30 June 2008
Klondike Mines Railway on the Homestake Gulch trestle.
We had our big Fireweed Festival weekend Saturday. It was down a full third from the previous year, probably largely due to the increased cost of travel. I featured the Ramblers Band and provided a free salmon bake with potato salad and baked beans. Even with the diminished participation, the bar was full. Just as last year, I had set up an outdoor stage for the band. We had to move the band indoors by 9pm due to the unusually cold weather, even though it was mid-summer and clear outside. Even though the overall take was somewhat disappointing, the decrease in business from last year was not unexpected.
24 June 2008
Yet some wars need to be waged, and someone needs to lead. The citizenry and Congress are often ambivalent or largely opposed to any given war. It's up to our leader to convince them. That's why we call the leader "Commander in Chief."
George W.'s war was no different. There was lots of resistance to it. Many in Congress were vehemently against the idea. The Commander in Chief had to lobby for legislative approval.
Along with supporters, George W. used the force of his convictions, the power of his title and every ounce of moral suasion he could muster to rally support. He had to assure Congress and the public that the war was morally justified, winnable and affordable. Congress eventually came around and voted overwhelmingly to wage war.
George W. then lobbied foreign governments for support. But in the end, only one European nation helped us. The rest of the world sat on its hands and watched.
After a few quick victories, things started to go bad. There were many dark days when all the news was discouraging. Casualties began to mount. It became obvious that our forces were too small. Congress began to drag its feet about funding the effort.
Many who had voted to support the war just a few years earlier were beginning to speak against it and accuse the Commander in Chief of misleading them. Many critics began to call him incompetent, an idiot and even a liar. Journalists joined the negative chorus with a vengeance.
As the war entered its fourth year, the public began to grow weary of the conflict and the casualties. George W.'s popularity plummeted. Yet through it all, he stood firm, supporting the troops and endorsing the struggle.
Without his unwavering support, the war would have surely ended, then and there, in overwhelming and total defeat.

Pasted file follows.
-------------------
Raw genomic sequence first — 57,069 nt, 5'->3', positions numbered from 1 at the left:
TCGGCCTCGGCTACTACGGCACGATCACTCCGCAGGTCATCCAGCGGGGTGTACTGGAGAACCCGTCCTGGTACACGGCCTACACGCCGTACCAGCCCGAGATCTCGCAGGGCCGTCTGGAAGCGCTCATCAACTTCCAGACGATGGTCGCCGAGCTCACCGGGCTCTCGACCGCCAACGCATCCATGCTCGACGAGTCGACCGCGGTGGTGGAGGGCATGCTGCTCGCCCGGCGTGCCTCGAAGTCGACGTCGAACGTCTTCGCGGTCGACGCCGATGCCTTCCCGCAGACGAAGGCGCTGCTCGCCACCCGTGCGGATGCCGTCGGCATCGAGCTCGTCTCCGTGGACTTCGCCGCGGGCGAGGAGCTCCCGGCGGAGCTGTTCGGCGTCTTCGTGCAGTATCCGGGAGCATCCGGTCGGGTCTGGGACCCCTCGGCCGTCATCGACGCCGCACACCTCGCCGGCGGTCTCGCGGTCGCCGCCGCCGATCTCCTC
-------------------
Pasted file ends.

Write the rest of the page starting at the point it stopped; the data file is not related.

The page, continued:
At this darkest of times, he began to make some changes. More troops were added and trained. Some advisers were shuffled, and new generals installed.
Then, unexpectedly and gradually, things began to improve. Now it was the enemy that appeared to be growing weary of the lengthy conflict and losing support. Victories began to come, and hope returned.
Many critics in Congress and the press said the improvements were just George W.'s good luck. The progress, they said, would be temporary. He knew, however, that in warfare good fortune counts.
Then, in the unlikeliest of circumstances and perhaps the most historic example of military luck, the enemy blundered and was resoundingly defeated. After six long years of war, the Commander in Chief basked in a most hard-fought victory.
So on that historic day, Oct. 19, 1781, in a place called Yorktown, a satisfied George Washington sat upon his beautiful white horse and accepted the surrender of Lord Cornwallis, effectively ending the Revolutionary War.
from Maggie's Farm
22 June 2008
This one, like the Kennecott mines thread, is a very large file with many posts. It will take some time to include all of it on this site. I will be adding new segments as time permits. Please feel free to check back from time to time for new additions.
16 June 2008
The newer Phase II line has no remote-activated switches. It has two sidings inside the bar above the backbar that serve as parking areas. The trains parked there simply exit out through a couple of manually-operated switches whereas the Phase I line runs above the bar through a series of switches that MUST work remotely.
The cars I am presently using on the original track make up a beer-liquor consist that I set up for bar display last year. These include two Aristocraft Jack Daniels passenger cars, an LGB JD car, a Harley car, two different Alaska brewing cars and a Budweiser reefer, plus my Budweiser caboose.
The LGB engines at the head of the consist have always performed very well, as was the case with this initial run.
click any photo for a larger view.
15 June 2008